Table 5 Process evaluation assessment plan and timeline

Qualitative interviews will be analyzed using a directed qualitative content analysis approach [126,127,128] in a two-step process: an initial codebook will be drafted based upon the questioning structure; transcripts will then be reviewed, and codes added for topics that arise consistent with the formative evaluation goals. The NVivo program (QSR International) will be used to assist with data analysis. Transcripts will be coded so that comparisons can be made across communities. Once the coding scheme is finalized, a sample of 10% of randomly chosen transcripts will be coded by two team members to estimate inter-rater reliability [126]. Code definitions will be refined until high inter-rater reliability is achieved. The remaining transcripts will be coded using this final codebook with systematic checks for fidelity. Coded text will then be summarized by team members to highlight key themes and sub-themes. We will use these codes to identify themes by location, key distinctions in experiences, relationships with quantitative data, and important non-conforming cases.

Cost analysis

Cost analysis will include a program and site-specific cost analysis as well as an exploratory cost-effectiveness analysis on LS7 (and secondary outcomes as appropriate) from the payer perspective, which means we will estimate how much the intervention’s payer or sponsor paid for the intervention, focusing on costs directly incurred to administer and implement the program. We will collect data on the costs of the resources used in CC interventions at approximately 6-, 18-, and 30-months post-CC initiation. The costs incurred by CCM, such as travel and equipment in order to participate, will be based on costs spent to attend the first meeting. Collection of cost data will be integrated into the process evaluation surveys of CCM and facilitators. Costs will include wages for CC facilitator time and rented meeting space. Other costs will vary across the menu of CC interventions (e.g., resources used in media and educational campaigns, trail signage). Total costs for each CC will be summed and compared with CC impact estimates in each community.

Social network analysis

We will use egocentric social network analysis to assess outcomes among CCMs and their friends and family, and whether social network properties, including composition and structure, are associated with outcomes among participants. Egocentric networks will be identified using the unique link each CCM uses to invite their friends and family to participate, and name interpreter and inter-relater questions will be included in the surveys completed by CCMs and their friends and family members [129]. CCM members will then answer name interpreter questions about their friends and family members including how often they see each friend or family member and the support they receive from each friend or family member. Friends and family members also will respond to identical questions about the CCM. Compositional and structural variables will be calculated using E-NET statistical software [130], and analyses will be completed using R statistical language software [131].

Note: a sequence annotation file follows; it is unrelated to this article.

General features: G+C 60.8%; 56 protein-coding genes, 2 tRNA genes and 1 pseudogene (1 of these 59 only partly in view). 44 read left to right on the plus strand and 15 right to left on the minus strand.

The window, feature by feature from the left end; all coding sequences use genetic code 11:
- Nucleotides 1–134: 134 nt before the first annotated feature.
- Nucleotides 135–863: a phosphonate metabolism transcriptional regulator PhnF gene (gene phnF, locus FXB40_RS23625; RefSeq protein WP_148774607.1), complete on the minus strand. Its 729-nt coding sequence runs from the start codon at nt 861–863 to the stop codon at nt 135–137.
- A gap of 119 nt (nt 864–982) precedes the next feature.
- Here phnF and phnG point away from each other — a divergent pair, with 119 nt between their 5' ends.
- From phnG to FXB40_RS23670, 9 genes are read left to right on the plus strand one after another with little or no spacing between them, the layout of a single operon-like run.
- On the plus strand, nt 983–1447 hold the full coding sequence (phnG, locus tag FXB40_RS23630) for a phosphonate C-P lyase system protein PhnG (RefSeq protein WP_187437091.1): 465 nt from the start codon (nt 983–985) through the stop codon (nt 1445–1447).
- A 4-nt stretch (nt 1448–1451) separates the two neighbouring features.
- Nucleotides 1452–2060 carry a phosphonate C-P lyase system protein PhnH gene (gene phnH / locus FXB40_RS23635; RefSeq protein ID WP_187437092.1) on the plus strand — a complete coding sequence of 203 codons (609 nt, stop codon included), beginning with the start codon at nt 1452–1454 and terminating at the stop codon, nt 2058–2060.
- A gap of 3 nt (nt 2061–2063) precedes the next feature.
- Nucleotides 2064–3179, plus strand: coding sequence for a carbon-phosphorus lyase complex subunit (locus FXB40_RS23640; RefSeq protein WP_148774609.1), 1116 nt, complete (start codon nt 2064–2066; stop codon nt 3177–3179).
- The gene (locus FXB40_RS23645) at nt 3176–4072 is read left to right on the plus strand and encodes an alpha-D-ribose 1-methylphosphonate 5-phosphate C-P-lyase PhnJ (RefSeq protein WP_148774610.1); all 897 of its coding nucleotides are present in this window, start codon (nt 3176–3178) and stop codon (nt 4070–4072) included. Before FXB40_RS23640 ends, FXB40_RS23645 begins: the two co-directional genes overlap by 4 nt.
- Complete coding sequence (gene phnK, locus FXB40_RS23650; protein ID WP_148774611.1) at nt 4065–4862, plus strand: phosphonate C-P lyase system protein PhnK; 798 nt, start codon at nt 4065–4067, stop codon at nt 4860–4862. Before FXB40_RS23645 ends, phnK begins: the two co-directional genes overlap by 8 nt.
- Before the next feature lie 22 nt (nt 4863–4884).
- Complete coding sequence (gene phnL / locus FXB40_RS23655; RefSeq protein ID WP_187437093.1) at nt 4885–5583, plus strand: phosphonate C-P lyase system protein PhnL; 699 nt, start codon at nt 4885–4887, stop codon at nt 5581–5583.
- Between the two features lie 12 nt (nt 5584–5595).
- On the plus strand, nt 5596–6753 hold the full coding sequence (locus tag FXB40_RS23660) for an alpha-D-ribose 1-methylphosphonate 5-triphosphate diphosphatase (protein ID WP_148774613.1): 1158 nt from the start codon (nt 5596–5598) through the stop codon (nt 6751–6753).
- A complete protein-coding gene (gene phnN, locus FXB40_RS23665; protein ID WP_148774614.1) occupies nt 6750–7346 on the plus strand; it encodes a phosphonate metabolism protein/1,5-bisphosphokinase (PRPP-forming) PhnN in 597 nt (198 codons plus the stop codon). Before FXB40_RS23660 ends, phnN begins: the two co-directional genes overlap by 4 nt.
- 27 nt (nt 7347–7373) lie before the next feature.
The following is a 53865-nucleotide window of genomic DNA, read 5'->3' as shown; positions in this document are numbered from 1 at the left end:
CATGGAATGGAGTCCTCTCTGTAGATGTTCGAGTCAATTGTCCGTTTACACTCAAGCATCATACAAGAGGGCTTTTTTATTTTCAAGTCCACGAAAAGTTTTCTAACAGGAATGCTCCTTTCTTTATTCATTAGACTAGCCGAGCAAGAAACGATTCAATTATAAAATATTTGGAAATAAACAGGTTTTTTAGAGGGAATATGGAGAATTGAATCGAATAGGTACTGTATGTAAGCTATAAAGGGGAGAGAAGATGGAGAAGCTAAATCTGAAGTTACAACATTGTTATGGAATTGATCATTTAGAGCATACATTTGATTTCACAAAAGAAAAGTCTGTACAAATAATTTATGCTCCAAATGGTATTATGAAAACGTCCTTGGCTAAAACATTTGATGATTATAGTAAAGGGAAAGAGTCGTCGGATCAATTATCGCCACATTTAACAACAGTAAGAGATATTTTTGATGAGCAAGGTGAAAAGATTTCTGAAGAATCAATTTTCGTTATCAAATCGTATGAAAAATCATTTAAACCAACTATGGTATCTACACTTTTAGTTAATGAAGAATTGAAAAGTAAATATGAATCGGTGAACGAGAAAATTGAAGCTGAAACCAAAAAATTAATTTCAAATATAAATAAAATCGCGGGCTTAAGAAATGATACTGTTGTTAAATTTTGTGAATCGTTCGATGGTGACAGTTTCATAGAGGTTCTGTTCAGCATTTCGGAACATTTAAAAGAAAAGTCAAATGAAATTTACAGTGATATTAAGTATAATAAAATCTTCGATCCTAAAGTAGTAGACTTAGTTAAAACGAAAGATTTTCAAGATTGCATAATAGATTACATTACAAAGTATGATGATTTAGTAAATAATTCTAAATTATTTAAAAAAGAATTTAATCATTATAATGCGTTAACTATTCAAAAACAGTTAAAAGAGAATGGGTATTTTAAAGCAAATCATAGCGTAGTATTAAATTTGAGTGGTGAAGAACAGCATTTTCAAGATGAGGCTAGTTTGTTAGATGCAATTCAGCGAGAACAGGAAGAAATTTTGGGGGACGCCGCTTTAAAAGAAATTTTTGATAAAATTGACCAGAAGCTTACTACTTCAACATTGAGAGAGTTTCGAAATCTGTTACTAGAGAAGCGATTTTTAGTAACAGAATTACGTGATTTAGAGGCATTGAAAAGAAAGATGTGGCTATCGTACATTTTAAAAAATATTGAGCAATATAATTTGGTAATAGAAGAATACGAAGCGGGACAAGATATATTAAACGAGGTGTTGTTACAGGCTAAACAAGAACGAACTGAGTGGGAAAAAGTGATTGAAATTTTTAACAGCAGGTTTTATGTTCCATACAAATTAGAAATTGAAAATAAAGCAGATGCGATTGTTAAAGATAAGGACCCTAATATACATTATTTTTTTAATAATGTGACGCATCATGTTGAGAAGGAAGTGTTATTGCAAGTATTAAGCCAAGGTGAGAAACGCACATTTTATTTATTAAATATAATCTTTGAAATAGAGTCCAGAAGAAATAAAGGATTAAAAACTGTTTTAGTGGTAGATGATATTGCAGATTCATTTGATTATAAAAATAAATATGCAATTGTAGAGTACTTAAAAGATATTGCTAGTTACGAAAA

Statistical analysis

Sample size determination

Our sample size targets are based upon the ability to detect significant difference between arms at the 24-month post-baseline time period using a t-test, with a desired power of 80%, an alpha level of 0.05, and a two-sided test. The sample size requirements for this study are based on our prior intervention studies [132, 133], which were six months in length and demonstrated an effect size of + 0.7–0.8 units in the LS7 composite score. We aim to recruit 70 CCM in intervention and 70 in control and, based on our prior CC work [133], we estimate 10% attrition each year, resulting in 57 CCM in each arm at 24-month follow-up. Cluster sizes were assumed to be consistent across communities, and the intraclass correlation of participants within those clusters is estimated to be 0.025. This adjustment results in an effective sample size of 45 CCM per arm and an ability to detect an effect size of 0.60 SDs (approximately 1 unit in the LS7 composite score).

We will enroll 560 friends and family members in intervention communities and 560 in control communities but anticipate greater attrition (20% per year) and larger clustering of friends and family members around CCM and within communities (ICC = 0.08). The effective sample size will be 252 friends and family members per arm at 24-month follow-up, and an ability to detect an effect size of 0.25 (approximately 0.4 change in LS7 composite score).

We also will enroll 400–500 community residents in intervention communities and 400–500 in control communities. We estimate 20% attrition per year among community residents and an ICC of 0.025, resulting in an ability to detect an effect size of 0.36 (mid-way between the effect sizes detectable in CCM and friends and family members samples).

Frequency of data review

The frequency of data review is as follows: 1) participant enrollment will be reviewed monthly; 2) adverse events will be reviewed as they occur; 3) stopping rules regarding statistical power implications of dropouts and missing data will be reviewed yearly.

Outcome analysis

All continuous variables will be examined for normality and, if not met, outliers will be investigated and rectified, and variables will be transformed to improve the distributions or non-parametric tests will be used [134]. Univariate descriptive statistics for all variables will be examined for all sample members pooled. Missing data will be examined for missingness at random and imputed using hierarchical multiple imputation methods [135,136,137]. Baseline outcome measures will be summarized with means and standard deviations for each treatment arm separately. Comparisons across arms will be completed using Chi-square tests (binary and categorical variables), t-tests (continuous variables), or non-parametric tests when warranted. Change from baseline will be calculated for each outcome variable at each point in time. Change at 36 months relative to 24 months also will be calculated to examine behavior maintenance.